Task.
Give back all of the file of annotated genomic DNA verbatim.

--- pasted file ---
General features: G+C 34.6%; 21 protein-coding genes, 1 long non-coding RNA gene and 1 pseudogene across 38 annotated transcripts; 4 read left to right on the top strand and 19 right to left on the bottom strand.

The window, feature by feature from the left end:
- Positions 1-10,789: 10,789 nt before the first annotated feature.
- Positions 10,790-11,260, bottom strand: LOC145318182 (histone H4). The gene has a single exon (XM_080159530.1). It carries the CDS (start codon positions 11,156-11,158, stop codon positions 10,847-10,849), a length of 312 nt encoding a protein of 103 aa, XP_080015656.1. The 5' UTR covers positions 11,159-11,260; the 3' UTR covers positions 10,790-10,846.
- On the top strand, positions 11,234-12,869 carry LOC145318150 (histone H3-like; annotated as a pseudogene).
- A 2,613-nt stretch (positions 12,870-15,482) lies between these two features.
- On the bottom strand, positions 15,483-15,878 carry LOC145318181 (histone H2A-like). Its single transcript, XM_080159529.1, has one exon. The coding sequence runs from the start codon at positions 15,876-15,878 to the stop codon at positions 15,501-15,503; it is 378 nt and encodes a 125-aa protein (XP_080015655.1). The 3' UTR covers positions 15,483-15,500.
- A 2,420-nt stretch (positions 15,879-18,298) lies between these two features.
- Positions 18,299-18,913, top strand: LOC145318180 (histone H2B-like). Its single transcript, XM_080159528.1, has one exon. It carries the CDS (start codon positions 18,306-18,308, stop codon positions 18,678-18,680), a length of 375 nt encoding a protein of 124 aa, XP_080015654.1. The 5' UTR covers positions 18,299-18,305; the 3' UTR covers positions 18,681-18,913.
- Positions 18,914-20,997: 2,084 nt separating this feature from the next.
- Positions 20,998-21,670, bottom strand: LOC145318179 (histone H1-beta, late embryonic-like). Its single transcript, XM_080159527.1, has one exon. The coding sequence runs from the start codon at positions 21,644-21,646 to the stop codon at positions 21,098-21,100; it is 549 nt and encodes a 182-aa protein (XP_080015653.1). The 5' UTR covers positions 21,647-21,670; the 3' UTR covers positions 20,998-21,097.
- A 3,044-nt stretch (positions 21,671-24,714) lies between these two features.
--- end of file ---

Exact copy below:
General features: G+C 34.6%; 21 protein-coding genes, 1 long non-coding RNA gene and 1 pseudogene across 38 annotated transcripts; 4 read left to right on the top strand and 19 right to left on the bottom strand.

The window, feature by feature from the left end:
- Positions 1-10,789: 10,789 nt before the first annotated feature.
- Positions 10,790-11,260, bottom strand: LOC145318182 (histone H4). The gene has a single exon (XM_080159530.1). It carries the CDS (start codon positions 11,156-11,158, stop codon positions 10,847-10,849), a length of 312 nt encoding a protein of 103 aa, XP_080015656.1. The 5' UTR covers positions 11,159-11,260; the 3' UTR covers positions 10,790-10,846.
- On the top strand, positions 11,234-12,869 carry LOC145318150 (histone H3-like; annotated as a pseudogene).
- A 2,613-nt stretch (positions 12,870-15,482) lies between these two features.
- On the bottom strand, positions 15,483-15,878 carry LOC145318181 (histone H2A-like). Its single transcript, XM_080159529.1, has one exon. The coding sequence runs from the start codon at positions 15,876-15,878 to the stop codon at positions 15,501-15,503; it is 378 nt and encodes a 125-aa protein (XP_080015655.1). The 3' UTR covers positions 15,483-15,500.
- A 2,420-nt stretch (positions 15,879-18,298) lies between these two features.
- Positions 18,299-18,913, top strand: LOC145318180 (histone H2B-like). Its single transcript, XM_080159528.1, has one exon. It carries the CDS (start codon positions 18,306-18,308, stop codon positions 18,678-18,680), a length of 375 nt encoding a protein of 124 aa, XP_080015654.1. The 5' UTR covers positions 18,299-18,305; the 3' UTR covers positions 18,681-18,913.
- Positions 18,914-20,997: 2,084 nt separating this feature from the next.
- Positions 20,998-21,670, bottom strand: LOC145318179 (histone H1-beta, late embryonic-like). Its single transcript, XM_080159527.1, has one exon. The coding sequence runs from the start codon at positions 21,644-21,646 to the stop codon at positions 21,098-21,100; it is 549 nt and encodes a 182-aa protein (XP_080015653.1). The 5' UTR covers positions 21,647-21,670; the 3' UTR covers positions 20,998-21,097.
- A 3,044-nt stretch (positions 21,671-24,714) lies between these two features.